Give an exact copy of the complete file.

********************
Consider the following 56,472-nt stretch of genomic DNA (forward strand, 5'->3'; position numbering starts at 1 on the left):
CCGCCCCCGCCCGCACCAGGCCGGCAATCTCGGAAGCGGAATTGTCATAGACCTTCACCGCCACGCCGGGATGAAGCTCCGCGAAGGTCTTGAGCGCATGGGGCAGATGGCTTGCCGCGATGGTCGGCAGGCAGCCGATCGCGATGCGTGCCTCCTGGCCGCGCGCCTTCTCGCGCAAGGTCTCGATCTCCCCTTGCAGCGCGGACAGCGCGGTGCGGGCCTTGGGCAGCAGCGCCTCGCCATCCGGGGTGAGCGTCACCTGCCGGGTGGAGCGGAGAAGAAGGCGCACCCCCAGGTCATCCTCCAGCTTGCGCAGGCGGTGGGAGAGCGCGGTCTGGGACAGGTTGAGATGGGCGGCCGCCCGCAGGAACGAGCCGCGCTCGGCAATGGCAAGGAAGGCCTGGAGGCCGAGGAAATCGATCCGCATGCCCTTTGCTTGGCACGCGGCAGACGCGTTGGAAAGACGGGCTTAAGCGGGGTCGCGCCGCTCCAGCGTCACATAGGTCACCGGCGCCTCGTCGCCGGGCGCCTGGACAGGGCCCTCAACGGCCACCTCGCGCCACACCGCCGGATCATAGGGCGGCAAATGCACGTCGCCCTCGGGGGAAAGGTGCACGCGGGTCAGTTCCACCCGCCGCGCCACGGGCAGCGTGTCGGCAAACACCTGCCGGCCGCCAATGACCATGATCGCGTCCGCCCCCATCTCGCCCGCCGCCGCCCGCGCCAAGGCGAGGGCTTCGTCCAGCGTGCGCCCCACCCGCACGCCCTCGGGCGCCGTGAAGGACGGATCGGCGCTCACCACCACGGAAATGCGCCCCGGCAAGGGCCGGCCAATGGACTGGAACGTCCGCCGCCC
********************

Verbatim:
Consider the following 56,472-nt stretch of genomic DNA (forward strand, 5'->3'; position numbering starts at 1 on the left):
CCGCCCCCGCCCGCACCAGGCCGGCAATCTCGGAAGCGGAATTGTCATAGACCTTCACCGCCACGCCGGGATGAAGCTCCGCGAAGGTCTTGAGCGCATGGGGCAGATGGCTTGCCGCGATGGTCGGCAGGCAGCCGATCGCGATGCGTGCCTCCTGGCCGCGCGCCTTCTCGCGCAAGGTCTCGATCTCCCCTTGCAGCGCGGACAGCGCGGTGCGGGCCTTGGGCAGCAGCGCCTCGCCATCCGGGGTGAGCGTCACCTGCCGGGTGGAGCGGAGAAGAAGGCGCACCCCCAGGTCATCCTCCAGCTTGCGCAGGCGGTGGGAGAGCGCGGTCTGGGACAGGTTGAGATGGGCGGCCGCCCGCAGGAACGAGCCGCGCTCGGCAATGGCAAGGAAGGCCTGGAGGCCGAGGAAATCGATCCGCATGCCCTTTGCTTGGCACGCGGCAGACGCGTTGGAAAGACGGGCTTAAGCGGGGTCGCGCCGCTCCAGCGTCACATAGGTCACCGGCGCCTCGTCGCCGGGCGCCTGGACAGGGCCCTCAACGGCCACCTCGCGCCACACCGCCGGATCATAGGGCGGCAAATGCACGTCGCCCTCGGGGGAAAGGTGCACGCGGGTCAGTTCCACCCGCCGCGCCACGGGCAGCGTGTCGGCAAACACCTGCCGGCCGCCAATGACCATGATCGCGTCCGCCCCCATCTCGCCCGCCGCCGCCCGCGCCAAGGCGAGGGCTTCGTCCAGCGTGCGCCCCACCCGCACGCCCTCGGGCGCCGTGAAGGACGGATCGGCGCTCACCACCACGGAAATGCGCCCCGGCAAGGGCCGGCCAATGGACTGGAACGTCCGCCGCCC